I prefer to drive, with some exceptions, like with my friend, the race-pilot legend Mr. Jacky Ickx. But actually, once in a while my wife drives me to the office, so I can look at my emails. We trade places so we can extend our work a little bit.
How would you describe your look?
It’s difficult to judge yourself, but probably classical and more on the elegant side. I’m not the type of person who would wear jogging shoes with a suit. But once in a while, when I feel like it, I don’t wear a tie. And once in a while, I don’t shave for two days.
Last piece of advice you gave?
We have a slogan we put on our wine bottles, and the translation is, “What you do with time, time will respect.”
Which car are you most attached to?
My first classic car that I bought many years back. It’s a dark-red Porsche 356 Speedster. It’s the first car I really invested a lot of money in to restore. It was not in great condition, but I still enjoy the restoration process today. It’s a wonderful little car to drive.
Do you own and restore other vintage cars as well?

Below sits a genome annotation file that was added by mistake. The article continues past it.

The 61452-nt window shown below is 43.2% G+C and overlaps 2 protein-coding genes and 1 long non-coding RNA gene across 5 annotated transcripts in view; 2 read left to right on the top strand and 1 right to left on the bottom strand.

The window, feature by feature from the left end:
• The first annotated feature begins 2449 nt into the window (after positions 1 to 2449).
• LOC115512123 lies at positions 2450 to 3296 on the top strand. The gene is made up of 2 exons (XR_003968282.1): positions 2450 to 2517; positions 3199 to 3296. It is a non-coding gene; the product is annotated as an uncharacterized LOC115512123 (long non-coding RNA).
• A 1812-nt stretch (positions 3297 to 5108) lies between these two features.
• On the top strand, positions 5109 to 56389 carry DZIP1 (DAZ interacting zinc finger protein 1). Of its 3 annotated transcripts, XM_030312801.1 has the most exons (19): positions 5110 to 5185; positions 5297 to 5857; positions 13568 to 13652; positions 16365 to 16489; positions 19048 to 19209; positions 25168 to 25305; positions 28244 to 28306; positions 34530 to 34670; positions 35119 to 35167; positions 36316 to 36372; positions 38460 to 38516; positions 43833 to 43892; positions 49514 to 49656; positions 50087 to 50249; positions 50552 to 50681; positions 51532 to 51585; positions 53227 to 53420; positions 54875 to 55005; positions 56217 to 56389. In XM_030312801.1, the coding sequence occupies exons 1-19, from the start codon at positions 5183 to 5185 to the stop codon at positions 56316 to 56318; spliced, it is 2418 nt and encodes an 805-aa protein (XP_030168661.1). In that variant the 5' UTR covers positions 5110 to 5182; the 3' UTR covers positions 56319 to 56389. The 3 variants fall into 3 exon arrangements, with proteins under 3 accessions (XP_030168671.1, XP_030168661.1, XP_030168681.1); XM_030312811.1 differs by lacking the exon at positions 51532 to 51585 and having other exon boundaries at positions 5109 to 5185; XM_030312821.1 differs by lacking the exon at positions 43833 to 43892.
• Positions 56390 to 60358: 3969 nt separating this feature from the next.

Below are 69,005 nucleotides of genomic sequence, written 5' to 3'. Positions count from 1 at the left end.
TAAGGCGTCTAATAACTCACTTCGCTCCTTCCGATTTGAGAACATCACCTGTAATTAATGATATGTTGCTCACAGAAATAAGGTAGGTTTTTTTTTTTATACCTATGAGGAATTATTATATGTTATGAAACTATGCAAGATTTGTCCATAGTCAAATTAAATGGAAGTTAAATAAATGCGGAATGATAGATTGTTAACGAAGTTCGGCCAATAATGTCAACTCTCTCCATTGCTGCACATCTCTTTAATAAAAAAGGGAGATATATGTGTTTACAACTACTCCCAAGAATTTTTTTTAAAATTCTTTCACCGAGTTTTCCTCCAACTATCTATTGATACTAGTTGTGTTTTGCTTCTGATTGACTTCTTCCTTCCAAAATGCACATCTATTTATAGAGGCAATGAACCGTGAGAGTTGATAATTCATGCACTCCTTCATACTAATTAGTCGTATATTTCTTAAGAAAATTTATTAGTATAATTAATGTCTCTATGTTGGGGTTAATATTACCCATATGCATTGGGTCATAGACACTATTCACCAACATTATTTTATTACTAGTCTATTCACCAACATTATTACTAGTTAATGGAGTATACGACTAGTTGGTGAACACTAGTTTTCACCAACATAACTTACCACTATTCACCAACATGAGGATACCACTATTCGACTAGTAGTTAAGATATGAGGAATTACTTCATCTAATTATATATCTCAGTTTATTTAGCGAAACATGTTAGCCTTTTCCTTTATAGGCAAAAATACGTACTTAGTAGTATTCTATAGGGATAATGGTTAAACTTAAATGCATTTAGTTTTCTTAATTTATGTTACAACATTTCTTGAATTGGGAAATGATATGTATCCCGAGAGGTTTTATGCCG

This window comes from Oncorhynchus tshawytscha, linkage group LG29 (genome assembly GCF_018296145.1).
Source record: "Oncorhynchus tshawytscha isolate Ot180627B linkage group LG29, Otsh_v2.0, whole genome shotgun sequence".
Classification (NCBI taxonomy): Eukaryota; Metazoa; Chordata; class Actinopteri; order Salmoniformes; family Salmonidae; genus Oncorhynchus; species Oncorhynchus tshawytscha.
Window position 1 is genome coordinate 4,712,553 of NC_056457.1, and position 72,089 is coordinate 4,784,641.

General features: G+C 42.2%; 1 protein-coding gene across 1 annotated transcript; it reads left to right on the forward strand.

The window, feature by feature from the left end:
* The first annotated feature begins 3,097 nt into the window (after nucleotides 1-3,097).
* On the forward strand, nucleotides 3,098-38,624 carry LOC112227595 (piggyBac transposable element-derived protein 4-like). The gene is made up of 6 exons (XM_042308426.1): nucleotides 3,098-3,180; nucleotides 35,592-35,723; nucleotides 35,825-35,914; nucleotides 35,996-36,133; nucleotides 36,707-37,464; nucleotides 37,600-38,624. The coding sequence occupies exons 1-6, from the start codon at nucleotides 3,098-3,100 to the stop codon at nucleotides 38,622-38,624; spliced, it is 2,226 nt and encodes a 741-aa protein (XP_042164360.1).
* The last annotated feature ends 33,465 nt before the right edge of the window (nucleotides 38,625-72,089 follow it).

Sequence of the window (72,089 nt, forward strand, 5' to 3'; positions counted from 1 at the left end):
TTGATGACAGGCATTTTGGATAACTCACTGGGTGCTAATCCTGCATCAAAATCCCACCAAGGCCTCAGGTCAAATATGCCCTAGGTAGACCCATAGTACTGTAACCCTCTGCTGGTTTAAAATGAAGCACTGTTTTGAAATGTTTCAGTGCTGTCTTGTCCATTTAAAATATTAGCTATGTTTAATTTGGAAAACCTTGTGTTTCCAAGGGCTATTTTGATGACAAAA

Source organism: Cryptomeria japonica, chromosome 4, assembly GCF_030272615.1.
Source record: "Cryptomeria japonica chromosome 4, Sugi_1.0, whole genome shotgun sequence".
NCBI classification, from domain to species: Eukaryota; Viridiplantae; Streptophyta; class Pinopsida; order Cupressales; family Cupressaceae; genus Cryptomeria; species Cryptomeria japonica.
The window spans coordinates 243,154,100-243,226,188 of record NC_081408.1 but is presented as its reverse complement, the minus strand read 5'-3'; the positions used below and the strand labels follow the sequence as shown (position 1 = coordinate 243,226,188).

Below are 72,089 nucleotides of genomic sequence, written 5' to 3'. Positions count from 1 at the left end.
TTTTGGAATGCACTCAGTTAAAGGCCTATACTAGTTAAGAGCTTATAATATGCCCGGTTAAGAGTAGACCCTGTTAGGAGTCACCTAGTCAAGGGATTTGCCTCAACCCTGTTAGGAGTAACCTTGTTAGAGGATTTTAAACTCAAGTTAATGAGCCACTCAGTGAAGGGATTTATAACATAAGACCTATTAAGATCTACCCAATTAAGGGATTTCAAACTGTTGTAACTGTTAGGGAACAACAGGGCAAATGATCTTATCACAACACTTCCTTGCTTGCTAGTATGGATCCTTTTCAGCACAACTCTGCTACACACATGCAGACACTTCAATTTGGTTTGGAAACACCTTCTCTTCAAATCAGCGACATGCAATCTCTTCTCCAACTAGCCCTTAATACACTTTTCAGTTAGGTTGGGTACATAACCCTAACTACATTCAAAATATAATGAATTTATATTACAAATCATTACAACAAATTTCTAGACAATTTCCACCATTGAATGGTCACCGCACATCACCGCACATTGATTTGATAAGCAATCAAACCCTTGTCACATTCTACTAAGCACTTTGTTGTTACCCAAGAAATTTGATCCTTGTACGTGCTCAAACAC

Oh, you are opening a whole book here! I prefer not to say how many—not even my wife knows! [Laughs] But the oldest car in my collection is a Bentley from 1929. In Gstaad, I keep a Land Rover from 1971 that has been restored to original specifications.
Wine of choice?
We have a vineyard, a wineshop and a wine bar, so we have probably the most impressive choice in Geneva, but the ones I prefer nowadays are organically produced. We went through the transformation at our vineyard to organic or even biodynamic growth. It was quite hard and time-consuming, so I appreciate what all of these wine growers have been going through. But one wine, over the years, that I always liked very much is Haut-Brion from Bordeaux.
What causes are important to you?
Protecting nature and being mindful about global warming and so on is key nowadays. In our field of activity, the sourcing of ethical gold is something we introduced. And we partner with the Eagle Wings Foundation on the reintroduction of eagles in the alpine region.
Bowie or Dylan?
Source: Robb Report